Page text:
Food, dependence and autonomy

Crucially, our interviews showed the clear link between the availability of food, and the autonomy of those who might already have been isolated and excluded before the advent of Covid. Too often, a lack of access to food, or the right kinds of food, left people in a situation where they were reliant on others, be they neighbours, family members/friends or supportive organisations. This risked not only eroding people’s sense of self-worth, but also meant that many were unable to exercise any kind of control over the type of food they received. Too often this led to situations where people had to eat things that were not culturally appropriate or which they feared could have a detrimental affect on their physical health. The only other option, many thought, was to go without eating regularly, which many did.

The lack of access to food and lack of control over food decisions, then fed into existing inequalities and feelings of marginalisation and isolation. For example, refugees and asylum seekers, living in temporary accommodation, sometimes already feeling disempowered by their experiences with the immigration process (a process over which they felt they had little control), were then also unable to decide what food they wanted to eat, food which often, prior to lockdown provided a tangible reminder of the countries they had travelled from and which allowed an expression of their identity and community. Like refugees and asylum seekers, people with learning disabilities, women experiencing coercive control and people in criminal justice settings already lack autonomy over food, food choices and buying food.  It meant that disabled people and those with long term health conditions had less control over the food they ate, in some cases having to eat things which negatively affected their health conditions. Food insecurity has also placed additional pressure on victims and survivors of domestic violence to safely feed their children. For many survivors, the constraints imposed by the Covid-19 lockdown, forced them to relive past experiences of abuse where they were isolated and robbed of control in their lives by perpetrators.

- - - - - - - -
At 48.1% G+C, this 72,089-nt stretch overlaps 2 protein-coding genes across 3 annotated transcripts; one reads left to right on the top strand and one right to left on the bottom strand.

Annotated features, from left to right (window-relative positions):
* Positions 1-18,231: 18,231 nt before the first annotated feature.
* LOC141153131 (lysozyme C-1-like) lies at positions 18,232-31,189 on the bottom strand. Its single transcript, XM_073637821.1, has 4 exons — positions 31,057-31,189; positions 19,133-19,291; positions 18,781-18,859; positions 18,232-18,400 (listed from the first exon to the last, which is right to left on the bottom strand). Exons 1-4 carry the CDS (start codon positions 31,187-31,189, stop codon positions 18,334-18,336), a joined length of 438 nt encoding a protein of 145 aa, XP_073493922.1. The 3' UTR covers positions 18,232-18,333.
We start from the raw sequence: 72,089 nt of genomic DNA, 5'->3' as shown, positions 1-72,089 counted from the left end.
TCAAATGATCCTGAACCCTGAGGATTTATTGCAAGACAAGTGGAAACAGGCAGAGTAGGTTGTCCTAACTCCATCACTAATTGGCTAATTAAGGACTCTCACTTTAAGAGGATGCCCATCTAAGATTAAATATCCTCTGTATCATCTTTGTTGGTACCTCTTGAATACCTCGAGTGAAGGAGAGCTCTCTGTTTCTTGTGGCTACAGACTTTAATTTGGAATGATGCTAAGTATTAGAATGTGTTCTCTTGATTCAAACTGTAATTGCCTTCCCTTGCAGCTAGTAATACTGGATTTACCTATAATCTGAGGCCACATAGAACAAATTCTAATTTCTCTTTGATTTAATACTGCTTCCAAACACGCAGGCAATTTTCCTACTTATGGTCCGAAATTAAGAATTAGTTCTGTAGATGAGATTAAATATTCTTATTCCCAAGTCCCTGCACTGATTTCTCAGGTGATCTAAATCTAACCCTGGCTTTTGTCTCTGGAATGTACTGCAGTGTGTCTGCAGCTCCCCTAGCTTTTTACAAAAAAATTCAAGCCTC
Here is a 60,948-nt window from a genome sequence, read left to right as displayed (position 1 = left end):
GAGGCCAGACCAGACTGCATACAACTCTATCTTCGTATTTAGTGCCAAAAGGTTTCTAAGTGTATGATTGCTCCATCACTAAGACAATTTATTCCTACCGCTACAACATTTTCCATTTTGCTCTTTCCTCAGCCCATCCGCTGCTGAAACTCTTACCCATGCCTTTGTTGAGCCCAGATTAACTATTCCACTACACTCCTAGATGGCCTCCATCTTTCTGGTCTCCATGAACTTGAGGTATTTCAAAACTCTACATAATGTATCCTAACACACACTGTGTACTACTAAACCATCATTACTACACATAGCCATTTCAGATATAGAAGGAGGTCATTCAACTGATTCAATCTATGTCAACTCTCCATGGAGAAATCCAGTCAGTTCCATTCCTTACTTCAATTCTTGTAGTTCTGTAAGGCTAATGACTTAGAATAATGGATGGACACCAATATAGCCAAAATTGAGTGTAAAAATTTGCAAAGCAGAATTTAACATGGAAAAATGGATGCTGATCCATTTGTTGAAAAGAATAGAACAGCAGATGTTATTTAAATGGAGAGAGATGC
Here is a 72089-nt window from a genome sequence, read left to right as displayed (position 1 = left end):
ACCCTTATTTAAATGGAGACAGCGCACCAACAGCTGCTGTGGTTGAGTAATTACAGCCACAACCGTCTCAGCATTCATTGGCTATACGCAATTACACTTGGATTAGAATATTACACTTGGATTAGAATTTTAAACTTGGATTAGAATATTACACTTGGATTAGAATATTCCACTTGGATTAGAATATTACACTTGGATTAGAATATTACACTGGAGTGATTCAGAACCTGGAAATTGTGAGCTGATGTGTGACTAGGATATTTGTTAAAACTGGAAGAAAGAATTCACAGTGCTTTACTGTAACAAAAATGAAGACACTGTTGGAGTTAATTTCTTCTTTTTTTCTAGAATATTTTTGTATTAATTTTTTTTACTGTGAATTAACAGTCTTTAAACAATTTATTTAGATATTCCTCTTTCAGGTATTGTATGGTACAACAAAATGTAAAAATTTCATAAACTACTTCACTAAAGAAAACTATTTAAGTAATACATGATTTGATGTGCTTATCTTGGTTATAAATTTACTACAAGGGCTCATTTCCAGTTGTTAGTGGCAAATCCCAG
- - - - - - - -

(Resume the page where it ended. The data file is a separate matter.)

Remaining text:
Conclusion

The Covid-19 pandemic has laid bare Scotland’s reliance on the third sector to meet fundamental socio-economic rights for people living in our communities. People living in Scotland should not be reliant on food provided by charitable, community led initiatives for an extended period. Yet our findings suggest that an institutionalised reliance on foodbanks, left many people with no access to food: those we spoke to were unable to afford to travel to foodbanks and could not shop at a supermarket as they were shielding. Moreover, some had to choose whether to eat food that was culturally unsuitable or  that made them unwell. This is a finding consistent with the Scottish Human Rights Commission in May 2020, who identified that the  food provided by charities to BAME communities, asylum seekers and Gypsy/Travellers did not show awareness of cultural requirements or the limited facilities for cooking and eating affecting these groups .

A dignified food access model, such as providing  cash first, will enable people to have access to nutritious and culturally relevant food. Furthermore, key stakeholders including retailers, must take a collaborative approach, which looks specifically at how to meet the needs of individuals. As we progress through the Covid-19 pandemic, it is becoming ever more clear see how policies are affecting the lives of people. The Scottish Government must ensure that access to nutritious, culturally relevant, sustainable and safe food at all times, is at the heart of decisions that realise human rights and address inequalities.    

Molly Gilmour (@MVGilmour) is a PhD researcher in Sociology at the University of Glasgow researching how community engagement methods can be used to improve humanitarian medical provision in Lebanon. She is Research Assistant in the Refugee, Asylum Seeker and populations facing Destitution stream of the study.

Dr Dominic Reed is a Research Associate in the Domestic Abuse and Sexual Violence stream. He recently completed doctoral research at the University of Glasgow into medical confidentiality and domestic abuse.

Dr Phillippa Wiseman (@PhillyWiseman) is a Lecturer in Social Research Methods at the University of Glasgow. Her research focuses on disability; gender, violence and inequality and everyday embodied citizenship. Phillippa is a Co-Investigator and stream lead of the Disability and Health Conditions stream.